What does it mean to be intentional in ministry?

Today I have been catching up on the D6 podcasts that I’m behind on listening to. The title of the one podcast was “How to Minister to Families with Special Needs Children”. First, if you know me you know that I have a HUGE heart for those families that have children who have special needs. In my previous church, we had a number of children that had special needs all over the scale. Having been a teacher in my previous life, I love working with kids that have special needs because no matter what the situation, they are so full of joy! 

During the podcast, Marie Kuck who founded Nathaniel’s Hope, spoke with host Jeremy Lee. Marie talked about being tolerant vs. being intentional. So many churches and children’s ministries are just that, tolerant. They tolerate children who have needs, but they don’t 100% welcome them with open arms. The more I think about that, the more it hurts my heart. 

I attended a workshop at KidMin in 2014, where I learned that the majority of families who have kids that have specia needs don’t attend church because they don’t feel welcome. They feel judged, especially when their child does something that’s out of the “norm”. We, the church, are the body of Christ. We are called to be warm and welcoming of all – including those that have special needs. 

As I continue to think about intention vs. tolerance, I think of churches in general. I was reading a blog from a friend of mine where it was shares that sometimes even the disciples weren’t so welcoming. In Matthew 19:13-15 we read about how the disciples tried to keep the children from approaching Jesus, but Jesus responded with “Let the little children come to me”. 

In our modern culture, church has become a social club – sometimes an exclusive social club. Visiting families try a church one Sunday, but no one wants to welcome them or greet them outside of the “Greet your Neighbor” time at the beginning of the service. Those families will not return. There was no one intentionally greeting them to get to know them. We live in a culture that is dictating the church. It’s every man for himself. I think this makes Jesus sad. We need to be intentional in our relationships with others.

I try to be relational. I’m not perfect at this. I classify as an extrovert, but honestly I’m just over the middle line on the extroverted side. I still have a large introvert piece to my personality. I am also in the process of being evaluated for ADD. I know I can be socially awkward at times. I also know when I feel like I’m intruding on someone’s exclusive club.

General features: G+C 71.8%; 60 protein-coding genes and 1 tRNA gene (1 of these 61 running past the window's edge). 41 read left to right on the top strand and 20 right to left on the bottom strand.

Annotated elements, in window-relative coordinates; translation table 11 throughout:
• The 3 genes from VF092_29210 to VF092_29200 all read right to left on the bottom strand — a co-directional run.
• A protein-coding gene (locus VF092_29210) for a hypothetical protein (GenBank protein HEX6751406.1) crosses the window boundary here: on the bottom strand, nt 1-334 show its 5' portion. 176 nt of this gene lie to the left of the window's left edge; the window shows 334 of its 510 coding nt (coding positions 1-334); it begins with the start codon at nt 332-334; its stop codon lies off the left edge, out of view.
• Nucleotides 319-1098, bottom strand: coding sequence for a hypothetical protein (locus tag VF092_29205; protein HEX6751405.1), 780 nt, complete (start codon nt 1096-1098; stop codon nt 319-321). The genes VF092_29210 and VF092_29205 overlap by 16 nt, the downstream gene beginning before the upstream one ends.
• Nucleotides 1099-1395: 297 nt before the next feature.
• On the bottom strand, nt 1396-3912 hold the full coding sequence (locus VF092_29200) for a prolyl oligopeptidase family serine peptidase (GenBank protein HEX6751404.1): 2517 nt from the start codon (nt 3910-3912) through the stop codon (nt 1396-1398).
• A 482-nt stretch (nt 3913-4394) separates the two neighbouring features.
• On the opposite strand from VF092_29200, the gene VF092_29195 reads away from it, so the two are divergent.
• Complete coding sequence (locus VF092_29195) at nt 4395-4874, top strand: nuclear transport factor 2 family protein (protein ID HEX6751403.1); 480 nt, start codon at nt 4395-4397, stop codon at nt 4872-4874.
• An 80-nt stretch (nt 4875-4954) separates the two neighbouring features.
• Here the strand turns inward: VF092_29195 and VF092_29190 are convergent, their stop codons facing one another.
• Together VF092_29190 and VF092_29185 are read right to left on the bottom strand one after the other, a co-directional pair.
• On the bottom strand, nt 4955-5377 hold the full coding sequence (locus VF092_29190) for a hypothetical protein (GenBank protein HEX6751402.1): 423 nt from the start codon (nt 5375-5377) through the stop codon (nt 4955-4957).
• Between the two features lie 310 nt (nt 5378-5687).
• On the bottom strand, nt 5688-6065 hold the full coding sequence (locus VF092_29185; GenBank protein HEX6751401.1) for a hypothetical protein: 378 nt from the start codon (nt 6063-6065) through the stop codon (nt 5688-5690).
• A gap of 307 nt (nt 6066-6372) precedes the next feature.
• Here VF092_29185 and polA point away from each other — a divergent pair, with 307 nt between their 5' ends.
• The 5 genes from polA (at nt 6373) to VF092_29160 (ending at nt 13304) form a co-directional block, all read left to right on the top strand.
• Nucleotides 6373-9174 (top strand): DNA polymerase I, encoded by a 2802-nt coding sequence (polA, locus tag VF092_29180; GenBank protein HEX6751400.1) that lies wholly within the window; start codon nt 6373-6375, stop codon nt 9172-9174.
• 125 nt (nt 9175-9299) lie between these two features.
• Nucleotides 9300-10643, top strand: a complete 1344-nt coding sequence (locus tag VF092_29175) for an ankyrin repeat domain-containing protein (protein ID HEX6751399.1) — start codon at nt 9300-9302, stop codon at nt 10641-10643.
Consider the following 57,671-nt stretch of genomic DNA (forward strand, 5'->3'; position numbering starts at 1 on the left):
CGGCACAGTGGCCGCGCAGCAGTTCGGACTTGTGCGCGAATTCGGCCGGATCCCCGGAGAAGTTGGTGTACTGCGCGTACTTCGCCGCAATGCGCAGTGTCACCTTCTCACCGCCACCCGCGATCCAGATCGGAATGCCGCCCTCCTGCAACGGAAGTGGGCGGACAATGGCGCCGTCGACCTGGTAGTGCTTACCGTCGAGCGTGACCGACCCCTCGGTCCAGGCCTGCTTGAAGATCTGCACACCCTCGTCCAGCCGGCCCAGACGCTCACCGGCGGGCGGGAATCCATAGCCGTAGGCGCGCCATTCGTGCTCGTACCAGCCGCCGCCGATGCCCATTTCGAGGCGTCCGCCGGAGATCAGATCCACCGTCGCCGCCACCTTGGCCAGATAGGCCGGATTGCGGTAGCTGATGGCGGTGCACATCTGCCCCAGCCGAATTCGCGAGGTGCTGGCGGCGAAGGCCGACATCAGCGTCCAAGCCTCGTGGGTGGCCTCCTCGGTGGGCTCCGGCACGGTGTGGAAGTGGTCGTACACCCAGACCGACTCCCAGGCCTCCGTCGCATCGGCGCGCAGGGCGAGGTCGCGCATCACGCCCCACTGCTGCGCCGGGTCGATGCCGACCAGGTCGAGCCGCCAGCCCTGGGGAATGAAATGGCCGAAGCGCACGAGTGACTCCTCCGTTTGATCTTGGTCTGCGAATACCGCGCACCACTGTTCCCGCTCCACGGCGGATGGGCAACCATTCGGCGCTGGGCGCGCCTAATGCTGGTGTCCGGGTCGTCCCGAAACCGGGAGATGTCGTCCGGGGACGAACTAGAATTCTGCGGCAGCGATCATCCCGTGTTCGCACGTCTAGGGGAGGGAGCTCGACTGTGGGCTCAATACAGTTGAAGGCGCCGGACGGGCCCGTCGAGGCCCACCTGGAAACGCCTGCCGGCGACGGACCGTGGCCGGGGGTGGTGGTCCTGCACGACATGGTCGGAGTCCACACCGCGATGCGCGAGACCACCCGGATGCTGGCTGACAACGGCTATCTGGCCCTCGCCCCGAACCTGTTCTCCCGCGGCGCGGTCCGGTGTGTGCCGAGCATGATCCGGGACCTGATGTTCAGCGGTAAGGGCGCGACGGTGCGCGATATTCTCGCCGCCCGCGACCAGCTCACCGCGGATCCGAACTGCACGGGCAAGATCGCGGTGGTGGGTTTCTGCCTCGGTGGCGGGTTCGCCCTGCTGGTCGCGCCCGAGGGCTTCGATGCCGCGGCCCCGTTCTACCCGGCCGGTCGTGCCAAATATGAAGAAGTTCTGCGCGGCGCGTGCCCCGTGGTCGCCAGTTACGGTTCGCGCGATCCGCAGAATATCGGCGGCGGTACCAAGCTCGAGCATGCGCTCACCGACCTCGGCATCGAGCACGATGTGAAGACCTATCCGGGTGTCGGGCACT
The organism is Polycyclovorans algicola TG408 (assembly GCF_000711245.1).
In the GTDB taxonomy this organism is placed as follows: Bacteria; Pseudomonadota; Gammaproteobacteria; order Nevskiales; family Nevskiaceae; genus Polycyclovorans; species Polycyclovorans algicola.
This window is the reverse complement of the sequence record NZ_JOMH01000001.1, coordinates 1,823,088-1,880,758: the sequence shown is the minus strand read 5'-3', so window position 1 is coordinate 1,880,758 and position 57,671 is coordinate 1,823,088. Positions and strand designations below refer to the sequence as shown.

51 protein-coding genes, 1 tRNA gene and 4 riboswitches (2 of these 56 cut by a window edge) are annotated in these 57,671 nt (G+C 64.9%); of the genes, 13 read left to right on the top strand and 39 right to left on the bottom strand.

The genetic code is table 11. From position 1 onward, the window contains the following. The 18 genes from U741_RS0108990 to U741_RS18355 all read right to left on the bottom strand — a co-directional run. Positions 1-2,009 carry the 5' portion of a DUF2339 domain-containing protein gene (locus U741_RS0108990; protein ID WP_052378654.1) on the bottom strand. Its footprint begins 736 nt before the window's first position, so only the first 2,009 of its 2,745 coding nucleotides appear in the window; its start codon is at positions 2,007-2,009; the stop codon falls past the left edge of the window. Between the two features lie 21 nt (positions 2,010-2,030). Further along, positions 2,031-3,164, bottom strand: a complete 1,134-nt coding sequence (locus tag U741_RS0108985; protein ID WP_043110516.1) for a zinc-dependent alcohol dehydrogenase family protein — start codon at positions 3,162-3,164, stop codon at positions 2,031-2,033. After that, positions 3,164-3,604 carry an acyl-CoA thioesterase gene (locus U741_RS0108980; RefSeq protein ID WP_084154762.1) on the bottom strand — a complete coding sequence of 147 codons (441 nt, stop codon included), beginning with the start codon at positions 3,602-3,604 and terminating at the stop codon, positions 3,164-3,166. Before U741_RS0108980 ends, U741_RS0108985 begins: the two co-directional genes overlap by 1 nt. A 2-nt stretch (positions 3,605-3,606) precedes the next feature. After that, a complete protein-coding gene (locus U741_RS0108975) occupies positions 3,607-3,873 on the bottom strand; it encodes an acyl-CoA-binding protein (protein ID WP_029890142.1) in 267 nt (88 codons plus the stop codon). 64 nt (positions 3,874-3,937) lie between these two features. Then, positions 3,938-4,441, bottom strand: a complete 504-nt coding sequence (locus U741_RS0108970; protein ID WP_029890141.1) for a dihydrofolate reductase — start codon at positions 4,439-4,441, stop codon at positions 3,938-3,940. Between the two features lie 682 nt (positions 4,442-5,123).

Recently, while on vacation I decided to attend a church in the town we were staying. The church I visited was intentional about welcoming visitors. They made me feel like I wanted to always be part of their congregation, even though I was only visiting. It started with their website and their web presence. They had a line on their website about having a place for your fishing pole and also feeling comfortable to come in your shorts and flip flops (this was a beach town). I was greeted at the door and immediately embraced by this church. I was even able to chat with the senior pastor after the service. After the service, almost every single person that was in attendance made sure to come up and greet me. The next morning I had an email from the pastor saying how nice it was to meet another Methodist visitor. This church (St. Paul’s UMC at Carolina Beach, NC) was intentional about their actions as the body of Christ. 

It is my prayer for you, my friends, that you will work with your churches to be intentional in being welcoming of all who enter your doors. If there’s an attitude that your church is an exclusive social club, I pray that you will seek God’s help to change that attitude. 

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